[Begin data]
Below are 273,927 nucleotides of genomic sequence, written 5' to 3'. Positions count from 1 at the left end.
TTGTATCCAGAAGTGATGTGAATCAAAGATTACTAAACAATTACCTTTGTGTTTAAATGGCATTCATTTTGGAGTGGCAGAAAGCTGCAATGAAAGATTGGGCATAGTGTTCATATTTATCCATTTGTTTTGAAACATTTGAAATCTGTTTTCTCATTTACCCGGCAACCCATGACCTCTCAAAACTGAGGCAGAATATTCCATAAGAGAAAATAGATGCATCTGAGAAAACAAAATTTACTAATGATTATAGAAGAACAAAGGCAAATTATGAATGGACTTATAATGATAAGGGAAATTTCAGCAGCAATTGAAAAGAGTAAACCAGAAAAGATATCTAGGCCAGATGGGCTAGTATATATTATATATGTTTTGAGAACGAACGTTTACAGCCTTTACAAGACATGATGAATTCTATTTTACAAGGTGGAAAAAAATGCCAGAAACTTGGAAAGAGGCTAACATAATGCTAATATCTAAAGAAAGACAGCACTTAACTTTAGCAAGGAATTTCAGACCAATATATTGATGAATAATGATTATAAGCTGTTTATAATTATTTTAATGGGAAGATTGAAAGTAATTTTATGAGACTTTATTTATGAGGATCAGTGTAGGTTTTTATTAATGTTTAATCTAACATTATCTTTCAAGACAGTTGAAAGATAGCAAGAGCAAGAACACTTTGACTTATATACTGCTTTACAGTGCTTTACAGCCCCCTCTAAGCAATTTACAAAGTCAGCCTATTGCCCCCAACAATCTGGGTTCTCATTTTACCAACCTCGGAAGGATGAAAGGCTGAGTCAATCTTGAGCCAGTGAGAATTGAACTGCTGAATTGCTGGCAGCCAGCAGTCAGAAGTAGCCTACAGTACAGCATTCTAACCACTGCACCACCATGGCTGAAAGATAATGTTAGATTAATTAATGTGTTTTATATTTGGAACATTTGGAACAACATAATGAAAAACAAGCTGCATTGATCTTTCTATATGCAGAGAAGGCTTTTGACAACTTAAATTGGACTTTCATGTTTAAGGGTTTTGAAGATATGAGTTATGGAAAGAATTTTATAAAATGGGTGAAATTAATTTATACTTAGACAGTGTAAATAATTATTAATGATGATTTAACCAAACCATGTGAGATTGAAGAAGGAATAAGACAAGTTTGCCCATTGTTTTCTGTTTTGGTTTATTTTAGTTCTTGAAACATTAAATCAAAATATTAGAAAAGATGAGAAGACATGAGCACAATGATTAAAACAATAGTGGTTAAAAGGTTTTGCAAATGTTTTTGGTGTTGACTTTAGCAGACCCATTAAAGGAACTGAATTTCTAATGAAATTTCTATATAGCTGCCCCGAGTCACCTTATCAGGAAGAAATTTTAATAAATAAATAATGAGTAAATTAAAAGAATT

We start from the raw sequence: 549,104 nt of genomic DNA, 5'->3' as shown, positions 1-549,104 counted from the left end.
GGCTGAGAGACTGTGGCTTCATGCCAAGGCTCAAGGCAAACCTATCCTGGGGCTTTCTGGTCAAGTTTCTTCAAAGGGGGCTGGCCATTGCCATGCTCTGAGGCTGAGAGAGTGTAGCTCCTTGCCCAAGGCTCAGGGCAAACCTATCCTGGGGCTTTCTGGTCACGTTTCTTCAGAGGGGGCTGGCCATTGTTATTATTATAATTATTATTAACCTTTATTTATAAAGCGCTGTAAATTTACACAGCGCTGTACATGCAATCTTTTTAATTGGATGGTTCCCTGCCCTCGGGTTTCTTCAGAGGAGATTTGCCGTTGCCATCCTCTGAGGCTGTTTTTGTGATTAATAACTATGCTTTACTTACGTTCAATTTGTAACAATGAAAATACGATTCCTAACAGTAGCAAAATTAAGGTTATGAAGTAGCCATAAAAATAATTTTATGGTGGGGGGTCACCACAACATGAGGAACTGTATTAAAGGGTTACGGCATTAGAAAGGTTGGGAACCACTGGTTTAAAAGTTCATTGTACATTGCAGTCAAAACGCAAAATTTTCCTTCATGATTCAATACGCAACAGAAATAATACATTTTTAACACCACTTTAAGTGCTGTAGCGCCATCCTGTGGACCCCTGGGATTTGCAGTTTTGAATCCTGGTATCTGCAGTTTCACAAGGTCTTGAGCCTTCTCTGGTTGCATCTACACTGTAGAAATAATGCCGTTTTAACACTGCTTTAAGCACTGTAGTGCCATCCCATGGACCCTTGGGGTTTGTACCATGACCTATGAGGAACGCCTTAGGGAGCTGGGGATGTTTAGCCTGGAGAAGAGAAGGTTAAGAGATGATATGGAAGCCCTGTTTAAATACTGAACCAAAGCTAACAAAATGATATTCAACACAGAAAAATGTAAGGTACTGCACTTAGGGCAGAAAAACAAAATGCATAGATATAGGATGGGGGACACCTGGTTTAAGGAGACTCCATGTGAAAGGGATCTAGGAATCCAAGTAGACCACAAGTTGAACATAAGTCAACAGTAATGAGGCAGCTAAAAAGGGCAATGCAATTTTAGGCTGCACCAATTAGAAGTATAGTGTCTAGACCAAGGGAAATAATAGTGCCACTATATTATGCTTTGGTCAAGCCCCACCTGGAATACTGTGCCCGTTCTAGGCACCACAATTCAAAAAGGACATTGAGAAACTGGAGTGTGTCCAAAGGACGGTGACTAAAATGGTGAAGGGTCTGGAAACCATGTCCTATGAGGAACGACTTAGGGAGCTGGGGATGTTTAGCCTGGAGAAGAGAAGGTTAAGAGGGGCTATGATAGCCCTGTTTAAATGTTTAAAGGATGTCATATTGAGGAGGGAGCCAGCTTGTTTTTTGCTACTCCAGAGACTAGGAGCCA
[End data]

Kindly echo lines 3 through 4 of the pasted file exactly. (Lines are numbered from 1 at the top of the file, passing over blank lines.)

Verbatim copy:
We start from the raw sequence: 549,104 nt of genomic DNA, 5'->3' as shown, positions 1-549,104 counted from the left end.
GGCTGAGAGACTGTGGCTTCATGCCAAGGCTCAAGGCAAACCTATCCTGGGGCTTTCTGGTCAAGTTTCTTCAAAGGGGGCTGGCCATTGCCATGCTCTGAGGCTGAGAGAGTGTAGCTCCTTGCCCAAGGCTCAGGGCAAACCTATCCTGGGGCTTTCTGGTCACGTTTCTTCAGAGGGGGCTGGCCATTGTTATTATTATAATTATTATTAACCTTTATTTATAAAGCGCTGTAAATTTACACAGCGCTGTACATGCAATCTTTTTAATTGGATGGTTCCCTGCCCTCGGGTTTCTTCAGAGGAGATTTGCCGTTGCCATCCTCTGAGGCTGTTTTTGTGATTAATAACTATGCTTTACTTACGTTCAATTTGTAACAATGAAAATACGATTCCTAACAGTAGCAAAATTAAGGTTATGAAGTAGCCATAAAAATAATTTTATGGTGGGGGGTCACCACAACATGAGGAACTGTATTAAAGGGTTACGGCATTAGAAAGGTTGGGAACCACTGGTTTAAAAGTTCATTGTACATTGCAGTCAAAACGCAAAATTTTCCTTCATGATTCAATACGCAACAGAAATAATACATTTTTAACACCACTTTAAGTGCTGTAGCGCCATCCTGTGGACCCCTGGGATTTGCAGTTTTGAATCCTGGTATCTGCAGTTTCACAAGGTCTTGAGCCTTCTCTGGTTGCATCTACACTGTAGAAATAATGCCGTTTTAACACTGCTTTAAGCACTGTAGTGCCATCCCATGGACCCTTGGGGTTTGTACCATGACCTATGAGGAACGCCTTAGGGAGCTGGGGATGTTTAGCCTGGAGAAGAGAAGGTTAAGAGATGATATGGAAGCCCTGTTTAAATACTGAACCAAAGCTAACAAAATGATATTCAACACAGAAAAATGTAAGGTACTGCACTTAGGGCAGAAAAACAAAATGCATAGATATAGGATGGGGGACACCTGGTTTAAGGAGACTCCATGTGAAAGGGATCTAGGAATCCAAGTAGACCACAAGTTGAACATAAGTCAACAGTAATGAGGCAGCTAAAAAGGGCAATGCAATTTTAGGCTGCACCAATTAGAAGTATAGTGTCTAGACCAAGGGAAATAATAGTGCCACTATATTATGCTTTGGTCAAGCCCCACCTGGAATACTGTGCCCGTTCTAGGCACCACAATTCAAAAAGGACATTGAGAAACTGGAGTGTGTCCAAAGGACGGTGACTAAAATGGTGAAGGGTCTGGAAACCATGTCCTATGAGGAACGACTTAGGGAGCTGGGGATGTTTAGCCTGGAGAAGAGAAGGTTAAGAGGGGCTATGATAGCCCTGTTTAAATGTTTAAAGGATGTCATATTGAGGAGGGAGCCAGCTTGTTTTTTGCTACTCCAGAGACTAGGAGCCA